One important element of PDPs are customer ratings and reviews. Unfortunately, most reviews on marketplaces in Southeast Asia tend to be few and often, not very helpful. To acquire more high quality reviews, either connect the brand.com product reviews/ratings to the Lazada product page or if no brand.com exists, leverage tools such as ReviewIQ to generate more reviews for certain SKUs on Lazada and Shopee.

ecommerce holiday strategies

NIVEA customer reviews generated via ReviewIQ

Another driver for conversions is live chat offered by both Lazada and Shopee. This is a great opportunity to increase conversions, especially for more expensive or complex products that require product detail exchange between the buyer and the merchant.

With an estimated one-third of ecommerce transactions in Thailand happening through Instagram, Facebook and LINE, users have come to expect live chat in other B2C channels as well.

ecommerce holiday strategies

Lazada Thailand live chat

ecommerce holiday strategies

Shopee live chat

For brands selling directly to customers via their own brand.com sites, an abandoned cart email should be active to regain lost revenue as well as retargeting pixels to drop cookies for a retargeting campaign during and right after the mega sales period.

5. Customer Service

From a CS perspective, brands need to prepare their customer service team on best-selling product details, pricing and overall campaign. In addition, having a master FAQ document or wiki that’s circulated ahead of time will allow CS teams or a dedicated agent to operate more efficiently during the campaign period.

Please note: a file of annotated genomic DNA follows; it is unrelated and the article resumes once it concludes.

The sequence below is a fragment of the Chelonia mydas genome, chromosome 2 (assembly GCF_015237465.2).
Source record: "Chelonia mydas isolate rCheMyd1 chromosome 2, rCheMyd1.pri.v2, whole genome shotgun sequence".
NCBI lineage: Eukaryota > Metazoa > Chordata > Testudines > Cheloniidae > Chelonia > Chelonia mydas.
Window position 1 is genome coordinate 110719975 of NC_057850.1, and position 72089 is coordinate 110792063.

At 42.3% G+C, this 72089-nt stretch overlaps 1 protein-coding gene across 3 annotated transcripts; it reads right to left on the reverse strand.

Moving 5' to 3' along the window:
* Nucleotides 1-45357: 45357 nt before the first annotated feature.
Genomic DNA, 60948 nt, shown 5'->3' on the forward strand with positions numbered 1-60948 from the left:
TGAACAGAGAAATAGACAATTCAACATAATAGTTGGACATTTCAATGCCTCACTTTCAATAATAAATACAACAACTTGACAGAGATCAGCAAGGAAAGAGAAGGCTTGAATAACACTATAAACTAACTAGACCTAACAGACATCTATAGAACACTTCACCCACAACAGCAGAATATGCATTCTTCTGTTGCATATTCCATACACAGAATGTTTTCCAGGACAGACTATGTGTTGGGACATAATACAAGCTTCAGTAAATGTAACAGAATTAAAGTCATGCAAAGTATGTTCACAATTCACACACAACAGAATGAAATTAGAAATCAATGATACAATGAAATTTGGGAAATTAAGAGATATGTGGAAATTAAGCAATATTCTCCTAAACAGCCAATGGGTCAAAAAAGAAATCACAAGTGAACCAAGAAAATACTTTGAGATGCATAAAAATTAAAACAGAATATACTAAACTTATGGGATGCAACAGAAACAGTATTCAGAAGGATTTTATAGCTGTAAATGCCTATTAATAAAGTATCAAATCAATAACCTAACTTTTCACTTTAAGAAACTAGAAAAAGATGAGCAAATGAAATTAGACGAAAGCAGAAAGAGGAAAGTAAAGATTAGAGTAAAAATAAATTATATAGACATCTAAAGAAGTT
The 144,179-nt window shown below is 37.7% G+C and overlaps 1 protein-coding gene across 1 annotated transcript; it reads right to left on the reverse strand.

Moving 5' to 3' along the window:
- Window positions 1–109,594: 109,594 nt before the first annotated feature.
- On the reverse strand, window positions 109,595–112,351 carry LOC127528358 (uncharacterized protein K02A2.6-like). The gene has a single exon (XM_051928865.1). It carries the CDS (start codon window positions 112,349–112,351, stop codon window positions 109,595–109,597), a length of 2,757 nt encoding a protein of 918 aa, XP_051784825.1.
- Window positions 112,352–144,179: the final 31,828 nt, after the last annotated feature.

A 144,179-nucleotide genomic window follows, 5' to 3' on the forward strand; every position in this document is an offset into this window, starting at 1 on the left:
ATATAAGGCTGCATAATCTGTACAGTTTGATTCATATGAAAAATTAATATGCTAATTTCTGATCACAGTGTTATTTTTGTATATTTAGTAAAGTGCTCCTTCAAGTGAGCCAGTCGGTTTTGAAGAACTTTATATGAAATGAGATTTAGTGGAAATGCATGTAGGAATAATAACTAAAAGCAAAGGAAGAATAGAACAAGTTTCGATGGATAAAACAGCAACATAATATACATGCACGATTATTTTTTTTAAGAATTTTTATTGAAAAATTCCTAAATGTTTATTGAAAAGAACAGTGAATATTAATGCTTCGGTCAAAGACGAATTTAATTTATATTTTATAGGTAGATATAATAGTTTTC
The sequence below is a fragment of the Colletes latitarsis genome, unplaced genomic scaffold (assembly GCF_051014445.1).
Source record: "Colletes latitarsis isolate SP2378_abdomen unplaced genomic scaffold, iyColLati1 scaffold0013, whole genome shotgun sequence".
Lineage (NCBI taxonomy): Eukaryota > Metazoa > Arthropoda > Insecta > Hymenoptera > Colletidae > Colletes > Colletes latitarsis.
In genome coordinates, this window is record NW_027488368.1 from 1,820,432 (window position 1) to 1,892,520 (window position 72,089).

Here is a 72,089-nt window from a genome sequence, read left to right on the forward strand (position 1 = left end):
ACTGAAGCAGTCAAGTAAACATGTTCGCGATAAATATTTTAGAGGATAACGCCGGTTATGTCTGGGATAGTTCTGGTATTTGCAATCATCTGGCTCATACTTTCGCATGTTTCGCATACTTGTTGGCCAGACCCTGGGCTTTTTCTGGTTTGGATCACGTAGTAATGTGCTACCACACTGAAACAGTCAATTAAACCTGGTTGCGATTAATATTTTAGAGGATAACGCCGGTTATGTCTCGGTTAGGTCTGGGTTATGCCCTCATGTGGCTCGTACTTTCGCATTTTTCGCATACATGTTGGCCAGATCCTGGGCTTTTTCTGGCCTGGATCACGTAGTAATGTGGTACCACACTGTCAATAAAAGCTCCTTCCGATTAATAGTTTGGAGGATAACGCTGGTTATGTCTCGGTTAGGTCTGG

If allowed, brands may want to scale up CS staff with temporary labor accounting for the increase in demand during the sales period. This should be tied back to the demand forecast. Platforms like Helpster in Thailand and Indonesia offer brands an easy way to quickly ramp up temporary staff.

6. Monitoring

A large and often negative impact on a brand’s performance online is the abundance of grey market sellers that undercut product prices.

As marketplaces aren’t incentivized to remove grey sellers selling authentic products and will only delist pirated goods, brands can only focus on improving their own product selection, search rank and educating its consumers on its official online channels.

In addition to raising concerns to the marketplace on removing counterfeit goods, brands can use BrandIQ to track grey market SKUs or other brands that impact its promotions, e.g. Mimi Poko vs. Mamy Poko:

ecommerce holiday strategies

Mimi Poko on Lazada Thailand

7. Packaging

Packaging seems mundane in comparison to the other sales levers but it’s a customer touch point to increase repurchase rates. In addition to an eye-pleasing design and quality of the packaging itself, promotions via flyers or vouchers to drive follow-up actions such as cross-sell and up-sell.

ecommerce holiday strategies

Pedigree box design

8. Fulfillment & Delivery

Customers value packages to be delivered in a quick and efficient manner.

ecommerce holiday strategies

Lazada customer chat with merchant complaining about expected delivery times.

For brands to succeed here in the last mile, we recommend the following:

  • Organize the warehouse set up at least one week ahead of time – reserved inbound, outbound slots – to ensure delivery to customers within SLA
  • Give the warehouse the estimated order volume factoring in marketing, promotions, and competition well ahead of time
  • Prepare enough packaging material such as carton boxes, bubble wrap, packing foam, etc. to meet forecasted demand
  • Align with 3PLs to ensure its capabilities to pick up and deliver packages given the high volume
  • Prepare an on-demand delivery resource in case of over-capacity, e.g. LINEMAN, Grab Delivery